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The presence of scientific evidence in a message requesting comment about pending regulations gives activists a slight boost to take action, but tends to decrease the willingness for scientists to comment. Image: Wikimedia Commons

Scientific evidence boosts action for activists, decreases action for scientists

Posted on May 23, 2019

UNIVERSITY PARK, Pa. — When a proposed policy has the backing of scientific evidence, it may boost the likelihood that activists will get involved with the issue. However, references to scientific evidence seem to dampen the activism of scientific experts, according to researchers.

In a study, when the researchers added a reference to peer-reviewed, scientific evidence in an email about environmental policy, it increased the likelihood that an activist would click on a “take action” link by about 1 percent. However, that same science-backed email lowered the chance that scientific policy experts would take the same action by a little over 4 percent.

Understanding how to better promote activism on policies is particularly important for regulators because most federal policies are enacted not by elected officials, but through regulations developed by unelected government employees, said Desmarais. Currently, citizens can comment on all regulations being proposed by the U.S. federal government online, he added.

“One of the clearest ways that regulators can signal that they are creating expert policies is to reference scientific research as evidence for the policy that they are making,” said Desmarais, who worked with Carisa Bergner, lead author of the study, formerly a doctoral student and research assistant at Penn State and currently a statistician and research analyst at the Medical College of Wisconsin, and John A. Hird, professor of political science and dean of the College of Social and Behavioral Sciences, University of Massachusetts Amherst.

The researchers, who reported their findings in a recent issue of the Journal of Behavioral Public Administration, teamed up with a well-known, national-policy advocacy organization focused on science and technology issues. The organization sends out emails about these issues to its 460,000 members. The email list is broken into two groups: an activists list that includes the broad membership, and an experts list, which includes scientists, engineers, health professionals and other technical experts.

The organization, in collaboration with the researchers, sent an email message to list members asking them to support a recent proposal to revise an Environmental Protection Agency (EPA) regulation on accidental spills at chemical facilities. In one message, the organization mentioned that the revision was supported by a study from a leading health journal. A second email did not contain specific information about the scientific journal, but contained a general reference to support from peer-reviewed scientific studies. In the third condition, the email contained no reference to either the journal, or peer-reviewed studies.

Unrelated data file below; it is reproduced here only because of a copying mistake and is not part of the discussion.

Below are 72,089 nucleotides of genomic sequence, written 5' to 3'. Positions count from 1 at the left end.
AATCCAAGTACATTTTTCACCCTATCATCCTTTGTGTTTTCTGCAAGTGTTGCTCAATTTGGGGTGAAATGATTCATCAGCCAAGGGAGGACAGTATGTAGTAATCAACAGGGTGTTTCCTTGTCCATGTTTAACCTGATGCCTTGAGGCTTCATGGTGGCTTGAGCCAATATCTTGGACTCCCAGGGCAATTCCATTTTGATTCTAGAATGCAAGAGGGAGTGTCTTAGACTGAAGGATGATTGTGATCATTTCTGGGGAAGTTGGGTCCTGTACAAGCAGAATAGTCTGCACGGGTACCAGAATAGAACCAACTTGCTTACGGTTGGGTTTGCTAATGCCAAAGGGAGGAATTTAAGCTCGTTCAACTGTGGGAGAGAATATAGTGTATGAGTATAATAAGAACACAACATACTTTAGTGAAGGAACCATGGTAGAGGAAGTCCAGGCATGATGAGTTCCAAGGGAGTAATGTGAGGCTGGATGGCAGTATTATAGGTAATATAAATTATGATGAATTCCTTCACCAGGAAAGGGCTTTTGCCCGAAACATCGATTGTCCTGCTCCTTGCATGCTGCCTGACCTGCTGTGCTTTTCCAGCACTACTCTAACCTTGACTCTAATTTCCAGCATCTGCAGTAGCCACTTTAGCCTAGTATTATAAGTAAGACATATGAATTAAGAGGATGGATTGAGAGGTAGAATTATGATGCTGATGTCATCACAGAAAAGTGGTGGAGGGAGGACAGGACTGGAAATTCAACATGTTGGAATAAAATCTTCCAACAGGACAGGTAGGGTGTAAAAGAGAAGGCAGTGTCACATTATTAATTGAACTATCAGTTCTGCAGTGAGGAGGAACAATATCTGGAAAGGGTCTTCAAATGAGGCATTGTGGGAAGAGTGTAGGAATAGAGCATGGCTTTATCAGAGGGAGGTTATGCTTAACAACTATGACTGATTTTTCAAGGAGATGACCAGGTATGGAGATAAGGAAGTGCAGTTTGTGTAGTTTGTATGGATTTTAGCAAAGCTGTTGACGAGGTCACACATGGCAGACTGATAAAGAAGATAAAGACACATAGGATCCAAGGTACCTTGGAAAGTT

A button was included in each email that encouraged readers to, “take action.” If the readers clicked the button, they were taken to a website that would accept comments to the EPA.

If the member was on both lists, the organization only sent one email to the member.

The reason behind the experts’ decrease in activism is a bit of a scientific mystery, according to Bruce Desmarais, associate professor of political science and the Monica DeGrandis-McCourtney Early Career Professor in Political Science, Penn State and an Institute of CyberScience co-hire.

“Our research design doesn’t exactly tell us why it had this effect,” said Desmarais. “Two possibilities are that we didn’t reference the right science in the email, or that they became distracted by the reference to scientific expertise and perhaps forgot the main point of the email.”

Desmarais said that despite the puzzling result among the expert group, it is too early to say whether this is a troubling trend.

“Broadly speaking, I don’t find it troubling,” said Desmarais. “First, people who are on the activist list sign up to be part of that list because they want to act on the part of what the organization is encouraging, so I don’t think it’s puzzling that we find that those in the activists are, on average, more responsive to the encouragement than those in the expert group. As to the question about why are the expert group not responding to treatments of referencing scientific research, the results are too preliminary for us to say that this is a troubling result.”

Further study could focus on the reasons why scientific evidence does not motivate action from scientific experts, according to Desmarais. Researchers could, for example, refer to other scientific journals that may be more relevant to the scientists and see if that inspires more activism on the part of the experts.

The National Science Foundation supported this work.


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